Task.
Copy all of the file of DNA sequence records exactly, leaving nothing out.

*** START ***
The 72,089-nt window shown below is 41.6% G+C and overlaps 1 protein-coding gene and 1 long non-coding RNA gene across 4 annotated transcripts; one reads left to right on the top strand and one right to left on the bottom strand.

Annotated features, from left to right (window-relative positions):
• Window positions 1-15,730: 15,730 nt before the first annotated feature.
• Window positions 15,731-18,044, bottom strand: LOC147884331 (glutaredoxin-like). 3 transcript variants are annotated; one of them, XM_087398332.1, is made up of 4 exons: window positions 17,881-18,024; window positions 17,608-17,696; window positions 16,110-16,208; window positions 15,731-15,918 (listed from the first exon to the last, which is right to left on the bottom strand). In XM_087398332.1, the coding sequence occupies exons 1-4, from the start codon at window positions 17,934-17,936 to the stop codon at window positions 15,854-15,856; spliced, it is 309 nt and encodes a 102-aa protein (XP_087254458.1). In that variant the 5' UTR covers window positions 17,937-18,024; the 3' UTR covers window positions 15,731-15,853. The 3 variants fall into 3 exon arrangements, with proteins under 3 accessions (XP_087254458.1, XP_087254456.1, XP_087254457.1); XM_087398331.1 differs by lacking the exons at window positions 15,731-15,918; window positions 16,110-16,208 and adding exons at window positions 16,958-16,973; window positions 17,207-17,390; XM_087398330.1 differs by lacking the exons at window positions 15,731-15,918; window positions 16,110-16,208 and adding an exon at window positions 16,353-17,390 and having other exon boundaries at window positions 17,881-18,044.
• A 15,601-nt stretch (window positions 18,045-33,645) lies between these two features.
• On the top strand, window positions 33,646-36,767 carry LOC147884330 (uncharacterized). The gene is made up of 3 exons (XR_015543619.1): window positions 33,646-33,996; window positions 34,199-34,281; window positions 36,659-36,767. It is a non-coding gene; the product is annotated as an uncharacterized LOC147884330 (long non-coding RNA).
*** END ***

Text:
The 72,089-nt window shown below is 41.6% G+C and overlaps 1 protein-coding gene and 1 long non-coding RNA gene across 4 annotated transcripts; one reads left to right on the top strand and one right to left on the bottom strand.

Annotated features, from left to right (window-relative positions):
• Window positions 1-15,730: 15,730 nt before the first annotated feature.
• Window positions 15,731-18,044, bottom strand: LOC147884331 (glutaredoxin-like). 3 transcript variants are annotated; one of them, XM_087398332.1, is made up of 4 exons: window positions 17,881-18,024; window positions 17,608-17,696; window positions 16,110-16,208; window positions 15,731-15,918 (listed from the first exon to the last, which is right to left on the bottom strand). In XM_087398332.1, the coding sequence occupies exons 1-4, from the start codon at window positions 17,934-17,936 to the stop codon at window positions 15,854-15,856; spliced, it is 309 nt and encodes a 102-aa protein (XP_087254458.1). In that variant the 5' UTR covers window positions 17,937-18,024; the 3' UTR covers window positions 15,731-15,853. The 3 variants fall into 3 exon arrangements, with proteins under 3 accessions (XP_087254458.1, XP_087254456.1, XP_087254457.1); XM_087398331.1 differs by lacking the exons at window positions 15,731-15,918; window positions 16,110-16,208 and adding exons at window positions 16,958-16,973; window positions 17,207-17,390; XM_087398330.1 differs by lacking the exons at window positions 15,731-15,918; window positions 16,110-16,208 and adding an exon at window positions 16,353-17,390 and having other exon boundaries at window positions 17,881-18,044.
• A 15,601-nt stretch (window positions 18,045-33,645) lies between these two features.
• On the top strand, window positions 33,646-36,767 carry LOC147884330 (uncharacterized). The gene is made up of 3 exons (XR_015543619.1): window positions 33,646-33,996; window positions 34,199-34,281; window positions 36,659-36,767. It is a non-coding gene; the product is annotated as an uncharacterized LOC147884330 (long non-coding RNA).